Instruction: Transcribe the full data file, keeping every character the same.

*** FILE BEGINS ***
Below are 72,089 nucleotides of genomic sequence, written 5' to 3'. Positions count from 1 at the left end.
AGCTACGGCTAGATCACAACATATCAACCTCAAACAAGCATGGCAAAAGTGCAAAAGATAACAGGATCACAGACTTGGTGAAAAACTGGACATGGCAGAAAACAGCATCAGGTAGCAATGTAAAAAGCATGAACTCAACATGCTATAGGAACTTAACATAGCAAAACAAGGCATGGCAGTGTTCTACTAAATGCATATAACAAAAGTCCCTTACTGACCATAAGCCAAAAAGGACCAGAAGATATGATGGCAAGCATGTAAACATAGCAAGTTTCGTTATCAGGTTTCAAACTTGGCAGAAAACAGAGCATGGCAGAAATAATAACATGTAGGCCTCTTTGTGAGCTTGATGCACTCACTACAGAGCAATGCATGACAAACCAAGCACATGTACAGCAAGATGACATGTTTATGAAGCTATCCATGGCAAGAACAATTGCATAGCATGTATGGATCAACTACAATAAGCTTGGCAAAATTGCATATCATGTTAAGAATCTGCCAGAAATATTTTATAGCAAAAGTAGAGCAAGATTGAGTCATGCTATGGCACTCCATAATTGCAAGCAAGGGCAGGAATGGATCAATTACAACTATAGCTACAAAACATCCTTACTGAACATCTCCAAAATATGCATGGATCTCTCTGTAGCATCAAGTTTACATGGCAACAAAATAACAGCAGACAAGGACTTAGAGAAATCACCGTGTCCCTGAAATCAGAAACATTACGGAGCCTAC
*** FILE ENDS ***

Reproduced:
Below are 72,089 nucleotides of genomic sequence, written 5' to 3'. Positions count from 1 at the left end.
AGCTACGGCTAGATCACAACATATCAACCTCAAACAAGCATGGCAAAAGTGCAAAAGATAACAGGATCACAGACTTGGTGAAAAACTGGACATGGCAGAAAACAGCATCAGGTAGCAATGTAAAAAGCATGAACTCAACATGCTATAGGAACTTAACATAGCAAAACAAGGCATGGCAGTGTTCTACTAAATGCATATAACAAAAGTCCCTTACTGACCATAAGCCAAAAAGGACCAGAAGATATGATGGCAAGCATGTAAACATAGCAAGTTTCGTTATCAGGTTTCAAACTTGGCAGAAAACAGAGCATGGCAGAAATAATAACATGTAGGCCTCTTTGTGAGCTTGATGCACTCACTACAGAGCAATGCATGACAAACCAAGCACATGTACAGCAAGATGACATGTTTATGAAGCTATCCATGGCAAGAACAATTGCATAGCATGTATGGATCAACTACAATAAGCTTGGCAAAATTGCATATCATGTTAAGAATCTGCCAGAAATATTTTATAGCAAAAGTAGAGCAAGATTGAGTCATGCTATGGCACTCCATAATTGCAAGCAAGGGCAGGAATGGATCAATTACAACTATAGCTACAAAACATCCTTACTGAACATCTCCAAAATATGCATGGATCTCTCTGTAGCATCAAGTTTACATGGCAACAAAATAACAGCAGACAAGGACTTAGAGAAATCACCGTGTCCCTGAAATCAGAAACATTACGGAGCCTAC